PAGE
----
Flying insects that live underground

Written by alexis rohlin
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Flying insects that live underground
Yellow jackets build nests in the ground. (John Foxx/Stockbyte/Getty Images)

Several species of bees and wasps live in underground nests. Bees and wasps build their nests in abandoned rodent burrows and tunnels that they find in the ground. Some, like the mining bee, will dig out their own tunnels and build their nests in them. Flying ants also start their lives underground.

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The stinging wasps known as yellowjackets have thick yellow bands over their black abdomens. The faces are also yellow and black face. Yellowjackets live in large social nests built in rodent burrows, small holes and soil depressions. The female wasp mixes its saliva with wood fibres to create the paper comb layers of the ball-shaped underground nest. The layers of combs consist of hollow tubelike structures. When the workers reach their adult form, they dig out and enlarge the entrance of the hole and expand the nest.

Mining Bees

Mining bees are small bumblebees native to the United Kingdom. Their black bodies are covered with stripes and fox-red coloured hairs. Mining bee females dig 1/4-inch to 1/2-inch diameter cylindrical tunnels in shaded and loose sandy soil with little vegetation or plant life. They make cone-shaped mounds of soil at the entrance of their tunnels, similar to those found at the entrance of ant colony tunnels. Queen mining bees make chambers at the end of the tunnels where they deposit pollen and nectar for their offspring.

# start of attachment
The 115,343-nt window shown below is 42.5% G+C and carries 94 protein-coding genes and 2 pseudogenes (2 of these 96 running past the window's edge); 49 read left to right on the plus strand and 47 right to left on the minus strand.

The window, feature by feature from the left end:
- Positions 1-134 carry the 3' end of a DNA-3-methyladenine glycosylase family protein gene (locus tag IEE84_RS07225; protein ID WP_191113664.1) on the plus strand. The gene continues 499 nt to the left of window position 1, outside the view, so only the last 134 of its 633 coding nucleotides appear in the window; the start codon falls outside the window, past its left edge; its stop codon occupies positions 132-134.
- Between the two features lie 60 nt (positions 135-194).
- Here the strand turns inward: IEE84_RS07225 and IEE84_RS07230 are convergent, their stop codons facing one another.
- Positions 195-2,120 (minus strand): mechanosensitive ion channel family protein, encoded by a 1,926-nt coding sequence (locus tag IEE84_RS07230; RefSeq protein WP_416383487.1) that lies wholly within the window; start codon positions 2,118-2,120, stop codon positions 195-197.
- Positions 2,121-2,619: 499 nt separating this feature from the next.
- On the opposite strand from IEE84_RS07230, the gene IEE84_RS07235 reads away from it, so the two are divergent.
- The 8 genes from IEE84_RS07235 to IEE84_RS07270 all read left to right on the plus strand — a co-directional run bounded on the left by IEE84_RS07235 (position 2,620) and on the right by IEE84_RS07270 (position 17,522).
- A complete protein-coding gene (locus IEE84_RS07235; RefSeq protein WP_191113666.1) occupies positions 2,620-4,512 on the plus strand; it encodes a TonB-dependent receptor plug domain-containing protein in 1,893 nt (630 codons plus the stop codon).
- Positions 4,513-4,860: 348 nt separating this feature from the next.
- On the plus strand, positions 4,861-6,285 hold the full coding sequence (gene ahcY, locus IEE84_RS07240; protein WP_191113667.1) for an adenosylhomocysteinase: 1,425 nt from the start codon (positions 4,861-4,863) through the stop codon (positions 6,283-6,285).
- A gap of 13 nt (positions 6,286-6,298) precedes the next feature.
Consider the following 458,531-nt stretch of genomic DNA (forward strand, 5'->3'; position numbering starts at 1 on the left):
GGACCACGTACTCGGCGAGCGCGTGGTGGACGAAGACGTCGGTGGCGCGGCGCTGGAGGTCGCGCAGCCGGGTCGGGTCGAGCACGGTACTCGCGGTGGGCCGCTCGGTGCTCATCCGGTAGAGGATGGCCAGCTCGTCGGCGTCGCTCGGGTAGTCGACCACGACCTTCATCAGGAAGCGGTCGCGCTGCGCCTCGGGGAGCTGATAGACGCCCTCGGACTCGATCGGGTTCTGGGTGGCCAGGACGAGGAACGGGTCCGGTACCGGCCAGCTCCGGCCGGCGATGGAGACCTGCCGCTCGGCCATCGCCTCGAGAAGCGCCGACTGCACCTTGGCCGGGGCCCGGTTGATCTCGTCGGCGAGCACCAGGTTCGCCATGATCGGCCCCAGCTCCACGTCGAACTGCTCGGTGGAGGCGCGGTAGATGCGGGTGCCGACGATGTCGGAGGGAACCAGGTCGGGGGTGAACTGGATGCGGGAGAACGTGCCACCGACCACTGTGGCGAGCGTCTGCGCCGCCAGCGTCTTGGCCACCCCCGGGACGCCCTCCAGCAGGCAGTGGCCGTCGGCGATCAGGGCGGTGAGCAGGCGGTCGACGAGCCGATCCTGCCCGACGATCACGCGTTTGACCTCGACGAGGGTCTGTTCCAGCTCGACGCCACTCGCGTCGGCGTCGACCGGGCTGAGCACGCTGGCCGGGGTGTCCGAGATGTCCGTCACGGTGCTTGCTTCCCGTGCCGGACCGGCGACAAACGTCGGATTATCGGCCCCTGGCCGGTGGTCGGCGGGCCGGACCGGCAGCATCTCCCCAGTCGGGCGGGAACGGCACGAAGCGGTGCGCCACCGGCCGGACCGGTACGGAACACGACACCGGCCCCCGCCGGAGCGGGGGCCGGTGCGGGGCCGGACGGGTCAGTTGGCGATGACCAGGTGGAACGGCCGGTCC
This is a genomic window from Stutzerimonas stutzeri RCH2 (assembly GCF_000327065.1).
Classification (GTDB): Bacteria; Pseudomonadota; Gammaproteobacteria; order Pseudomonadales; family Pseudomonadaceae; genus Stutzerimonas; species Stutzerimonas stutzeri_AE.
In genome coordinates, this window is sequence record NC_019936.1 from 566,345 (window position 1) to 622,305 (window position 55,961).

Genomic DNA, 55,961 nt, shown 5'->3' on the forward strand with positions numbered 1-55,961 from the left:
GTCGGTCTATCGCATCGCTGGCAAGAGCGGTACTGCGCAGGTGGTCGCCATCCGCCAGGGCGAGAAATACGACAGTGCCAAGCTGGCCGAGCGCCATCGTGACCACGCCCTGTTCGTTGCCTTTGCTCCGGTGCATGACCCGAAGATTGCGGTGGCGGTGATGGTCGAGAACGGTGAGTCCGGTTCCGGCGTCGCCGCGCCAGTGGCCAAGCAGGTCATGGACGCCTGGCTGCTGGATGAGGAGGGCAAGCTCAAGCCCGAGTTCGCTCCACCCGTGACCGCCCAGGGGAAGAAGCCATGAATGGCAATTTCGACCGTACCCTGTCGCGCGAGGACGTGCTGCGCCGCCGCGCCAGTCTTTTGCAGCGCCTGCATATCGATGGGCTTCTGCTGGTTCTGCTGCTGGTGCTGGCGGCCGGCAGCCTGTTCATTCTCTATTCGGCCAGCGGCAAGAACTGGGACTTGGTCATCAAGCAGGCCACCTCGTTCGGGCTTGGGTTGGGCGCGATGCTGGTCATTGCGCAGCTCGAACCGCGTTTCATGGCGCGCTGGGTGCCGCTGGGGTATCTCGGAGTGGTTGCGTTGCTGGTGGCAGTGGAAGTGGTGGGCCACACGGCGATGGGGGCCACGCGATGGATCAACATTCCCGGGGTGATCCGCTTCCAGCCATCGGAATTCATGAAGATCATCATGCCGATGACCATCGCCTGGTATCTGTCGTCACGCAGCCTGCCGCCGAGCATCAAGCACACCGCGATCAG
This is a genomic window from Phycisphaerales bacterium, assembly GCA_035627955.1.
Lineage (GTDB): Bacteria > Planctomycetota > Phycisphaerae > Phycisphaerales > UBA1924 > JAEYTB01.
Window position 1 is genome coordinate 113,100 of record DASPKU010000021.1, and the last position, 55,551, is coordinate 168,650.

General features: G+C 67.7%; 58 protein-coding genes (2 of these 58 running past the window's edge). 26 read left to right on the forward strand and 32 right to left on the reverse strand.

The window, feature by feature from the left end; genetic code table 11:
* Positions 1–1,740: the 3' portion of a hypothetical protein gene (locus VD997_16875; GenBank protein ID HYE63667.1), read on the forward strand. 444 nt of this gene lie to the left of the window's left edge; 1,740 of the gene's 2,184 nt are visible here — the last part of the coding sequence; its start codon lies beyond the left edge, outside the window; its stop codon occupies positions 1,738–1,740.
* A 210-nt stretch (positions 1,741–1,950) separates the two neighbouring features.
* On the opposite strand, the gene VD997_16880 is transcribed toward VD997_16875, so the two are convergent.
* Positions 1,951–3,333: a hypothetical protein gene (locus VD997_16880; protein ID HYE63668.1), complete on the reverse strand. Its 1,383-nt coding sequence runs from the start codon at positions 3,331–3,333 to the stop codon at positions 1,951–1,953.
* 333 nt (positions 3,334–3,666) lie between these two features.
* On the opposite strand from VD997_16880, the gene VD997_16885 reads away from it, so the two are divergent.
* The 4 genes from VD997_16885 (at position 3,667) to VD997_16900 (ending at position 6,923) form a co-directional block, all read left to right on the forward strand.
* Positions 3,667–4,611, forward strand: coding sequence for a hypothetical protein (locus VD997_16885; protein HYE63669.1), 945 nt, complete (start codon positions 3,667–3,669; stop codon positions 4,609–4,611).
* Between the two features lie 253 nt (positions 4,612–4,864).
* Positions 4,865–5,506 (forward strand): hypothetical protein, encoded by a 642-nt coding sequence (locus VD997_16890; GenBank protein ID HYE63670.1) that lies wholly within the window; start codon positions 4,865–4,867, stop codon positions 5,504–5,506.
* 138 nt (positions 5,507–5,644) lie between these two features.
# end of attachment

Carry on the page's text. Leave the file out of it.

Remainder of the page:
Sweat Bees

Sweat bees are small black or brown insects that can have shiny blue or green metallic highlights. They look a little like a bluebottle fly crossed with a bee. Sweat bees are attracted to sweat, and will land on people to drink it. However, they mainly feed on nectar and pollen. Female queen sweat bees dig branching burrows in bare soil with flat surfaces or vertical banks. The female leaves balls of pollen and nectar at the end of the tunnel like a mining bee does.

Flying Ants

Winged ants are the reproductive forms of worker ants. The queen ant sheds her wings once she starts her own colony and starts laying eggs. Wingless worker ants make up a majority of the colony and help to expand its size. Once the colony has lived for two years, the queen starts laying eggs that will hatch and turn into winged ants. After three to five days of heavy summer rain, the winged flying ants will swarm out of the ground to mate. The male flying ants die off, and the fertilised females fly away to start their own colonies. Flying ants will come together around chimneys, tractors or large trees.

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